London police said Monday that 79 people were now believed to have died in the high-rise apartment building fire.
Police Commander Stuart Cundy gave the new figure during a statement outside Scotland Yard, saying it includes both people who were confirmed dead and others who are missing and presumed dead. It's an increase from the previous number of 58.
The new total may change as the investigation continues, Cundy said. The search and recovery operation in the 24-story Grenfell Tower continues, he said, adding that it has been incredibly distressing for families.
"It's hard to describe the devastation the fire has caused," Cundy said, fighting back tears as he spoke.
He said it had been "incredibly emotional working in there ... On Saturday, I went in myself and went to the top floor."
Britain held a moment of silence for the victims on Monday, with emergency service workers bowing their heads in respect.
The fire ripped through the high-rise early Wednesday. Cundy told reporters the "awful reality" was that it might not be possible to identify all the victims.
He said that authorities were continuing to investigate whether any crimes had been committed in the inferno.
Two British officials have said that new exterior cladding used in a renovation of Grenfell Tower may have been banned under U.K. building regulations.
Experts believe the new paneling, which contained insulation, helped spread the flames quickly up the outside of the public housing tower. Some said they had never seen a building fire advance so quickly.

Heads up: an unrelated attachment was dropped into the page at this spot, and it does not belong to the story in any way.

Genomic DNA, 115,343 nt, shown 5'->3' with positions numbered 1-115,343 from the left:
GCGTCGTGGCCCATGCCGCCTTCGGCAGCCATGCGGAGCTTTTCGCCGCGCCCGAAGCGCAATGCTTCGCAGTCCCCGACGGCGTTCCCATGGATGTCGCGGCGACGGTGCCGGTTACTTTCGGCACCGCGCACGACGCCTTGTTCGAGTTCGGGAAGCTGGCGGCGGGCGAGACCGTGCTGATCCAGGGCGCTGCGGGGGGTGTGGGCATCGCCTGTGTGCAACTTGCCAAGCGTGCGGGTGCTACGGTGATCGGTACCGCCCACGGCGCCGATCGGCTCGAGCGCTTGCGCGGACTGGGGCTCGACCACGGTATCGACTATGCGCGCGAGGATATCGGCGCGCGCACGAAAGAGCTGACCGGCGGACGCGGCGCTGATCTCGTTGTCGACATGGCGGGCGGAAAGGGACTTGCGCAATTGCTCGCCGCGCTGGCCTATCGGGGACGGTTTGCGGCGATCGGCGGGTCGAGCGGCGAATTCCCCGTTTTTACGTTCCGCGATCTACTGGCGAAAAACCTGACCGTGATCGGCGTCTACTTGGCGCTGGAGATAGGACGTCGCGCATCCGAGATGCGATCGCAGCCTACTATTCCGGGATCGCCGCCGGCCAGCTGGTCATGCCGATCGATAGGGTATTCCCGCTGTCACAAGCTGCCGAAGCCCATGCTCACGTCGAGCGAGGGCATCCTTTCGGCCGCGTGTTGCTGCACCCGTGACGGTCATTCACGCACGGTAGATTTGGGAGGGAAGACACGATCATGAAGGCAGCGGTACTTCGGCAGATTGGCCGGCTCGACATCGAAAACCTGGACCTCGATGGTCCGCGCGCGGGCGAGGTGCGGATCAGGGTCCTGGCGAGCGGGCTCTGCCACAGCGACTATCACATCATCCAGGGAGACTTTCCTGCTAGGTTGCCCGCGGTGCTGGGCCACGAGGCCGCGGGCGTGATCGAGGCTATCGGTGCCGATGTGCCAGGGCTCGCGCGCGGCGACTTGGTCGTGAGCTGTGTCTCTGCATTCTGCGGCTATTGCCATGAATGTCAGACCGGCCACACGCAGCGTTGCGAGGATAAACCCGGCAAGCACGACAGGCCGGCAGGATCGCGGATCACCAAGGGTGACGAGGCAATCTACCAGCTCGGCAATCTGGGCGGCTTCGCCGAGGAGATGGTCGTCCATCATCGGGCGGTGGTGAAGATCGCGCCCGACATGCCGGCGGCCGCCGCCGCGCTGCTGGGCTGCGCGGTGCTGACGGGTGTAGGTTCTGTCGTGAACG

Trade Minister Greg Hands said Sunday the government is carrying out an "urgent inspection" of the roughly 2,500 similar tower blocks across Britain to assess their safety, while an opposition lawmaker urged the government to quickly secure documents in the Grenfell renovation for the criminal investigation.
Late Sunday, the Metropolitan Police released three photos from inside Grenfell Tower, which showed in close detail how the fire charred the building that once housed up to 600 people in 120 apartments.
Frustration has been mounting in recent days as information about those still missing in the blaze has been scanty and efforts to find temporary housing for the hundreds of now-homeless tower residents have faltered.
British Prime Minister Theresa May, criticized shortly after the blaze for failing to meet with victims, says the public inquiry looking into the tragedy will report directly to her. She also says she will receive daily reports from the stricken neighborhood.
In addition, British health authorities will provide long-term bereavement counselling for those who lost loved ones in the tragedy.